Mrs X was concerned that inadequate eye care was provided to her
daughter (“Y”) in light of her known self-injurious behaviour (which included hitting herself on the head and face which were known to cause bruising). As a result, Mrs X was concerned that Y’s eye injury was not diagnosed sooner. Y has a diagnosis of Atypical Autism, Learning Disability – mild to moderate and mental health difficulties and was, at the time of the events complained about, living in a specialist residential learning disability unit (“the Unit”) run by the Health Board.

The Ombudsman found that while Y received good care in terms of planning and delivery to meet her specialised learning disability needs, there were serious shortcomings in the care Y received in June 2018 relating to her eye management. While staff noted concerns in relation to Y’s right eye, which required monitoring, there was no evidence that monitoring took place or that these concerns were escalated to clinical staff. When concerns were raised in September about Y’s eye, an urgent review was requested and she was taken to the Emergency Eye Unit at a hospital in the area of another health board where she was diagnosed with total retinal detachment and traumatic cataract of the right eye (a cataract is when the lens inside the eye develops cloudy patches).

While it was possible that Y’s retinal detachment occurred in June 2018, the Ombudsman was unable to say with any certainty that earlier referral for ophthalmology advice would have resulted in a different outcome for Y. That said, the failure to monitor Y’s eye or refer for specialist advice at that time was a service failure; Y did not receive an appropriate level of eye care which was not in line with the requirement to provide Fundamentals of care. This caused Y, a vulnerable young adult, an injustice as she was denied the opportunity of a timely referral and clinical review. It was also a considerable injustice to Mrs X as there will always be an element of doubt about whether the outcome could have been different for Y who ultimately lost sight in her right eye.

The Ombudsman also found that communication with Mrs X about Y’s eye condition was inadequate and she was not kept updated. This was a serious communication failing as the news of Y’s eye condition came as a shock to Mrs X and caused her alarm and distress which was an injustice to her. The Ombudsman upheld Mrs X’s complaint.

The Ombudsman cannot determine if the action / inaction of a body within his jurisdiction amounts to a breach of human rights. However, he can comment more broadly on whether the Human Rights Act 1998 is engaged. The Ombudsman recognises that individuals in institutional care settings are amongst the most vulnerable in society and so are amongst the most vulnerable to having their human rights compromised. He found that the failings in Y’s care engaged her Article 8 rights (a right to respect for one’s private and family life) as the Health Board had not sufficiently demonstrated that it had ensured that the needs of an adult with learning disability, such as Y, were sufficiently respected.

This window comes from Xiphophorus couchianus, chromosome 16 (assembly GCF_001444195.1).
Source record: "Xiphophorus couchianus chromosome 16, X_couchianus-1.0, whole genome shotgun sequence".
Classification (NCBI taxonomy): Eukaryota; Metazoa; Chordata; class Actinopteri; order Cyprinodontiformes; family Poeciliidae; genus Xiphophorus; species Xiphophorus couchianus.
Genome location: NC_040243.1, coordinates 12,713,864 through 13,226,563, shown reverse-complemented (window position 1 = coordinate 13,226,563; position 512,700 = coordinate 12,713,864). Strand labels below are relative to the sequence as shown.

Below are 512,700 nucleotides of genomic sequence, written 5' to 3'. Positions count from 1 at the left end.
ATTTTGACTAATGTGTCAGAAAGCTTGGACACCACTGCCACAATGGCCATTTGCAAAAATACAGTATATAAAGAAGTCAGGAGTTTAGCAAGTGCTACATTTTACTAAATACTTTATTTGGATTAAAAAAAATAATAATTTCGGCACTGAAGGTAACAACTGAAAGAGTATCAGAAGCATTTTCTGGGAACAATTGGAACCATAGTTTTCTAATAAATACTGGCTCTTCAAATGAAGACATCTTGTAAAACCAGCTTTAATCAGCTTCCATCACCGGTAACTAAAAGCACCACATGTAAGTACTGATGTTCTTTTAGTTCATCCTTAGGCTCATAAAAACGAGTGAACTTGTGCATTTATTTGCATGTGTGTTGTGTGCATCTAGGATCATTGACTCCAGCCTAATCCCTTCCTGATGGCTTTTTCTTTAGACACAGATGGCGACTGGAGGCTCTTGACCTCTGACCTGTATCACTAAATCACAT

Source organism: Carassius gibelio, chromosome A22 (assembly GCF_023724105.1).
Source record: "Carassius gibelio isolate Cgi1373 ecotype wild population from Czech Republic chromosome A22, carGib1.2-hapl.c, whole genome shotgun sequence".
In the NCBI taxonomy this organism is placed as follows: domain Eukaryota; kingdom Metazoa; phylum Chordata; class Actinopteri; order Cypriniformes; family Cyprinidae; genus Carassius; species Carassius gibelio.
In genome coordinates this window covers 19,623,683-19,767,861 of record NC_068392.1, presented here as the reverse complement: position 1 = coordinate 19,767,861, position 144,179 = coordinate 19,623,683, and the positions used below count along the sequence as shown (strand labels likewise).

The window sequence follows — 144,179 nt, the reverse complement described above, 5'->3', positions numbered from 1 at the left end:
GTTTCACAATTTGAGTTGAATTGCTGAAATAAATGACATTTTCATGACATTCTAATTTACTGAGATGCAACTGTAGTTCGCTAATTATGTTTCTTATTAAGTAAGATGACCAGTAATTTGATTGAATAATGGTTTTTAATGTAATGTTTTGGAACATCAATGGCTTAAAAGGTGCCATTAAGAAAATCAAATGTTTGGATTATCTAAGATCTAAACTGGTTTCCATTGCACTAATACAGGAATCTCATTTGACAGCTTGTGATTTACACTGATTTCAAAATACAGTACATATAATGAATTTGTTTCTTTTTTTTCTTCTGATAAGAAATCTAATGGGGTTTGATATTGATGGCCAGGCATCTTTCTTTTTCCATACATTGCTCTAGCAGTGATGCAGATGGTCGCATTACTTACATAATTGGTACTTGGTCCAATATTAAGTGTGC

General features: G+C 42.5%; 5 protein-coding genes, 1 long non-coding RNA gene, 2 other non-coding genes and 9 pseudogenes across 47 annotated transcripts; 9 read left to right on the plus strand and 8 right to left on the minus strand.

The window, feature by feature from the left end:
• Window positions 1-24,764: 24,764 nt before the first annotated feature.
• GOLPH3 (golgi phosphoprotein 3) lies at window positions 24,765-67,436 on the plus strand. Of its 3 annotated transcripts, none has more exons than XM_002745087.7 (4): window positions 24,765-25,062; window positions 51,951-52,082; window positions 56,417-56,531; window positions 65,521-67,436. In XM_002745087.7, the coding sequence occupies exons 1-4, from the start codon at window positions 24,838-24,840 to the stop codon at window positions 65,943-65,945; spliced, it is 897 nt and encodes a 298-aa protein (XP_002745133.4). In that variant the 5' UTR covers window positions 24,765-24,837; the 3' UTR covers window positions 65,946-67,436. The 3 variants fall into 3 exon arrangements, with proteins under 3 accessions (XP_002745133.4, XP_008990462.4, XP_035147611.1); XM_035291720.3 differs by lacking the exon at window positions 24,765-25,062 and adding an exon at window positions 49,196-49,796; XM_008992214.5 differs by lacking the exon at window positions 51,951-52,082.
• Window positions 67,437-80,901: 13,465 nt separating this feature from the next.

The Health Board agreed to the Ombudsman’s recommendations that, within 1 month of the date of his report, it should:

a) Provide Mrs X with a written apology for the failings identified.

The Health Board agreed to the Ombudsman’s recommendations that, within 3 months of the date of his report, it should:

b) Refer the report to the Board, and the Health Board’s Equalities and Human Rights team to identify:

i) how consideration of human rights can be further embedded into clinical practice

ii) relevant human rights training for Registered Nurses on the Unit (and across the Health Board).

c) Arrange for a copy of this report to be shared and discussed at the next Learning Disabilities Service monthly meeting using this case as a learning event to consider:

iii) adopting the SeeAbility (a charity that provides specialist support, accommodation and eye care help for people with learning disabilities, autism and sight loss) functional vision assessment tool as part of a patient’s annual review or in an acute or new scenario

iv) arranging training for staff on the Unit from the Health Board’s Ophthalmology Department on the importance of identifying and escalating any concerns relating to possible eye injuries

v) a mechanism for ensuring that patients are accessing regular eye tests / eye health checks in line with the National Autistic Society (“NAS”) and SeeAbility advice, and the Learning Disability Annual Health Check (part of the 1000 Lives Improvement, the national improvement services for the NHS in Wales) and NICE Pathways “Learning disabilities and behaviour that challenges overview”

vi) arranging training for Registered Nurses on the Unit to take into account relevant advice, such as the NAS and SeeAbility advice, to inform them of the importance of good eye care for learning disabled and autistic patients, especially where those patients’ behaviour includes self-injurious behaviour.

d) Arrange for a copy of this report to be shared and discussed with members of the medical and nursing team involved in Y’s care using this case as a learning event to highlight the importance of / remind them:

vii) to follow the Nursing and Midwifery Council’s Code around providing fundamental of cares to patients’ physical healthcare needs, which includes eye care

viii) to remind the team of the importance of being open and transparent with relatives of patients in reporting patients’ injuries and serious incidents to their family

ix) to ensure that the clinical practice of monitoring a patient’s physical condition is evidence-based and consistent and that concerns are escalated without delay to senior clinical staff for appropriate action.

e) Provide documentary evidence to show that the recommendations have been carried out within the stipulated timescales.